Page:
San Francisco Chronicle - (Sunday)

Father solves thefts, but still no arrests

Police response lags after dad finds stolen items in van

- San Francisco Chronicle columnist Heather Knight appears Sundays and Wednesdays. Email: hknight@sfchronicl­ Twitter: @hknightsf

Call it the Case of the Stolen Road Trip Luggage. And call Tyler Sterkel, the victim in the case, the sole person working to crack it. An everyday dad turned amateur sleuth, Sterkel thought he’d presented the San Francisco Police Department with enough evidence to investigat­e and maybe even solve the case of who swiped a trunk full of suitcases, backpacks and a beloved baby blanket from his car parked in front of his Miraloma Park home as he packed for a trip March 27. He had a neighbor’s video of the van used in the crime on Marietta Drive. He found that same van. He found his family’s stolen belongings inside the van. He found evidence the van itself was stolen. He found burglary tools inside it. And he found a fount of other goods that appeared stolen

Sterkel shows a photo he took of a van that he said contained items taken from his car, along with other stolen goods and burglary tools.

— suitcases, backpacks, cameras and even Lowell High report cards — in there too.

What he doesn’t find is any interest from the Police Department. What he also lacks is any faith in the city’s criminal justice system to address San Francisco’s rampant property crime.

It’s just the latest example of dolittle cops shrugging off crime and residents left holding the bag. (In this case, literally. Sterkel rescued his family’s swiped luggage himself as police stood there watching.) Yes, police say they’re understaff­ed, their morale has sunk, and they don’t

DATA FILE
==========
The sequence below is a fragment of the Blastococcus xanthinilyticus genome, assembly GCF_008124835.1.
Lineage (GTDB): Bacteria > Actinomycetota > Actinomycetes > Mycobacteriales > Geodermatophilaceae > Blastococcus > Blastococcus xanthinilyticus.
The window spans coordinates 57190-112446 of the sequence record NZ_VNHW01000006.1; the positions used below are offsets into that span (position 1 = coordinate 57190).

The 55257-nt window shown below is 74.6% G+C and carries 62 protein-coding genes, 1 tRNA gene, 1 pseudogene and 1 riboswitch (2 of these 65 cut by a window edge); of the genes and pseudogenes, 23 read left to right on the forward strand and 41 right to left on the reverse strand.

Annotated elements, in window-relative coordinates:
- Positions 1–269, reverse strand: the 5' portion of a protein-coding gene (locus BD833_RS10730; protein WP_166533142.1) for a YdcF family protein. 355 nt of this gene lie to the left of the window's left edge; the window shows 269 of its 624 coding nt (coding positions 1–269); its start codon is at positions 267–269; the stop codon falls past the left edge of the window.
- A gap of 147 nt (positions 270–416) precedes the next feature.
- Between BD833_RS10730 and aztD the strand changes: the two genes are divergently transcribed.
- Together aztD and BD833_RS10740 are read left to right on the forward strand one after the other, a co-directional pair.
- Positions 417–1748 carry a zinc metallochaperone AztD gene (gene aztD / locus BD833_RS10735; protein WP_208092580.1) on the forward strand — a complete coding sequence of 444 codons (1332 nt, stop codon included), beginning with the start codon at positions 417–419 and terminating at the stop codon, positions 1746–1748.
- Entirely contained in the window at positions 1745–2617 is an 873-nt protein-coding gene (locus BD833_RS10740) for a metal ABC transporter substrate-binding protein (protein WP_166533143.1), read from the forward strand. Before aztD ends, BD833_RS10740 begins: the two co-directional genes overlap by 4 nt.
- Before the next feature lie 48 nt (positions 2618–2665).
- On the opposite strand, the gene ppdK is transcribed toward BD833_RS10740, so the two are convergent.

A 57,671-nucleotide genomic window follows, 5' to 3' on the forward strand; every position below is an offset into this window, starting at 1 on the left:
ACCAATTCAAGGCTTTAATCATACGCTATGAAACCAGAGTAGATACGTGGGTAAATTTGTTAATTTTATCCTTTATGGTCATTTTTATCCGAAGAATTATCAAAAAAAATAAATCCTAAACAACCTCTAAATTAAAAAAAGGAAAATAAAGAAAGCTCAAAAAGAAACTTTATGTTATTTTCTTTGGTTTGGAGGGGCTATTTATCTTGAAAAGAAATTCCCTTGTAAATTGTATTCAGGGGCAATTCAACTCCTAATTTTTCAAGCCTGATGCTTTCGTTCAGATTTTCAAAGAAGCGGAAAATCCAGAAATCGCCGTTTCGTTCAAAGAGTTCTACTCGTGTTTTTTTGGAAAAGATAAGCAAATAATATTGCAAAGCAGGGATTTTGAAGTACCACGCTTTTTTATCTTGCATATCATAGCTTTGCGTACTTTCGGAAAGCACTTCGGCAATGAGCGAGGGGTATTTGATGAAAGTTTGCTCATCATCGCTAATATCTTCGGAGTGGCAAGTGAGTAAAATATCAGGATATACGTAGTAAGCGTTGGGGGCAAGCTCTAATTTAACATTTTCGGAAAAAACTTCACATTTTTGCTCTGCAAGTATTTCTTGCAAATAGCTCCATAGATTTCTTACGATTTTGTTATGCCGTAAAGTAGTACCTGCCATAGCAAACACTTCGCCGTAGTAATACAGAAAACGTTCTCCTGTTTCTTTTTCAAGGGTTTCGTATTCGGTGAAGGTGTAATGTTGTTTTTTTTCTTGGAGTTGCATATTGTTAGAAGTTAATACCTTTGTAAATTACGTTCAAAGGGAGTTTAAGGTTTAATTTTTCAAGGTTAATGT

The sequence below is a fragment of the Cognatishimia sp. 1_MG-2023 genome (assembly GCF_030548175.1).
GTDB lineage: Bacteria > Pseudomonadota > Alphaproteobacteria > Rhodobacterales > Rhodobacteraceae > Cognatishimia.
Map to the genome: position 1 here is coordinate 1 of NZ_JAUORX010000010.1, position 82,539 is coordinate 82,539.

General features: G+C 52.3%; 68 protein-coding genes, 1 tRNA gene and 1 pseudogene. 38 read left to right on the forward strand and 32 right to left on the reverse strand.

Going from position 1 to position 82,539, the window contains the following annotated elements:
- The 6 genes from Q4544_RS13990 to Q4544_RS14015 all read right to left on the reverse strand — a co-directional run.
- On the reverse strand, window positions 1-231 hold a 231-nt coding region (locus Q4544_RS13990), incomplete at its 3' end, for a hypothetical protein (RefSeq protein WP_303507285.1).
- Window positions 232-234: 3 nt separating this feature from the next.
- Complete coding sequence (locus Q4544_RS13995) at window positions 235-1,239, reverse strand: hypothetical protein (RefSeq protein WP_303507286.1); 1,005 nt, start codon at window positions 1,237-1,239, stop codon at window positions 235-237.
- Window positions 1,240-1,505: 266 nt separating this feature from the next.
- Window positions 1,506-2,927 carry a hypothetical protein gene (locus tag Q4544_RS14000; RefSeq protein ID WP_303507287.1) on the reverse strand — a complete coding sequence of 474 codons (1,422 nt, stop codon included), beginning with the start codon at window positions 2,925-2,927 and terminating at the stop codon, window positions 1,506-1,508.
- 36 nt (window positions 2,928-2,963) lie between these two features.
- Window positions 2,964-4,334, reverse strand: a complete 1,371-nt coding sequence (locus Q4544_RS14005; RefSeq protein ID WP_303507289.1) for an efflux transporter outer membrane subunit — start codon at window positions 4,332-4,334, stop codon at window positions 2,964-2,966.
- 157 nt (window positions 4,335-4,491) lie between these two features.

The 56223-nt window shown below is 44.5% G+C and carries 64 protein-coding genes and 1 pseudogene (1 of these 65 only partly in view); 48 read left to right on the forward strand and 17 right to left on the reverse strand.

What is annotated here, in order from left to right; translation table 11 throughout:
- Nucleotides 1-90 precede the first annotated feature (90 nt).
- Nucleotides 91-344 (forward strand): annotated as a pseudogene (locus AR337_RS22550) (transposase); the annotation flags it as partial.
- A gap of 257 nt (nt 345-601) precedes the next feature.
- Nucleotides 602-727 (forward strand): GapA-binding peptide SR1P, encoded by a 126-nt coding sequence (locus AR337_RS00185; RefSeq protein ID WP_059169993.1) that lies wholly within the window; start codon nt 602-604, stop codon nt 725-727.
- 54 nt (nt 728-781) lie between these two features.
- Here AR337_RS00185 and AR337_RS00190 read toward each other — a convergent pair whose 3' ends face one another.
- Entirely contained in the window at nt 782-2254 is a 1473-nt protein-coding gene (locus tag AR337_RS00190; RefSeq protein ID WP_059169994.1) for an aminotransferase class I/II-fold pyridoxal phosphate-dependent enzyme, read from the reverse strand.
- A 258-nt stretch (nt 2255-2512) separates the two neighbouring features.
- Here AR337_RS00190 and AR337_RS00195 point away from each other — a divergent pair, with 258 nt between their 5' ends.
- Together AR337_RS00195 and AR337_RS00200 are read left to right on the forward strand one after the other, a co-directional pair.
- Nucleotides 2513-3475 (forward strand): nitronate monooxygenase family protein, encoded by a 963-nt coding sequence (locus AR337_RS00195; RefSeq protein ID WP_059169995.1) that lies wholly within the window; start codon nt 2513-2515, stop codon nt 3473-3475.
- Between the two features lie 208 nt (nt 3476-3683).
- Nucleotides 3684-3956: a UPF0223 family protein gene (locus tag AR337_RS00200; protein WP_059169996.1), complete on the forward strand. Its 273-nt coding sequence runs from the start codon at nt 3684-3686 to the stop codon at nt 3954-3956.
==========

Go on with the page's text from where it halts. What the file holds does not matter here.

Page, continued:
trust District Attorney Chesa Boudin to prosecute. But still, they have an important job to do — and in too many circumstan­ces, they’re not doing it.

“They just point fingers at each other,” Sterkel said of the police, the D.A. and the rest of the criminal justice system. “It seems like a circular firing squad.”

Officer Robert Rueca, a spokespers­on for the Police Department, confirmed the outlines of Sterkel’s account and said no arrest has been made in connection with the crime.

“This is an open investigat­ion,” he said, asking anyone with informatio­n to contact police. But Sterkel had plentiful informatio­n and beckoned police, and nothing came of it. The saga began when Sterkel loaded his family car for a road trip that his wife and twin 10-year-old children were taking to Palm Springs. Sterkel said he went into his house for a minute or two, but in San Francisco, that’s more than enough time for treasures to disappear. And they did.

He returned to find three suitcases and two backpacks gone. Worse, his children’s most beloved stuffed animals were swiped. Worse yet, his daughter’s baby blanket, which she’d prized her entire life, had also vanished.

Many jaded San Franciscan­s will snarl that he got what he deserved. He left the trunk of his car open and filled with belongings. But maybe we should strive for a city in which baby blankets aren’t swiped in 30 seconds on quiet residentia­l streets and property thieves know there just might be repercussi­ons.

Molly Sterkel, Tyler’s wife, posted about the theft on the social media site Nextdoor, asking neighbors to be on the lookout for the stolen belongings and to check whether their security cameras had captured the crime. One neighbor two doors down did find footage. It showed just one vehicle driving on the quiet road in the several minutes spanning the time of the theft: a gray minivan with a rolled-up rug on the roof.

Molly Sterkel announced that the thieves could steal her belongings, but not her vacation, and drove off with the kids as planned. Two days later, Tyler Sterkel was driving in the neighborho­od when he spotted the gray minivan with the rug on the roof.

“Through a combinatio­n of being alert and

Tyler Sterkel holds items recovered from a theft as he talks to his daughter Matilda in their kitchen.

angry and good luck and the crooks being morons, I saw the car in my neighborho­od,” he said. “The odds of that seemed almost impossible.”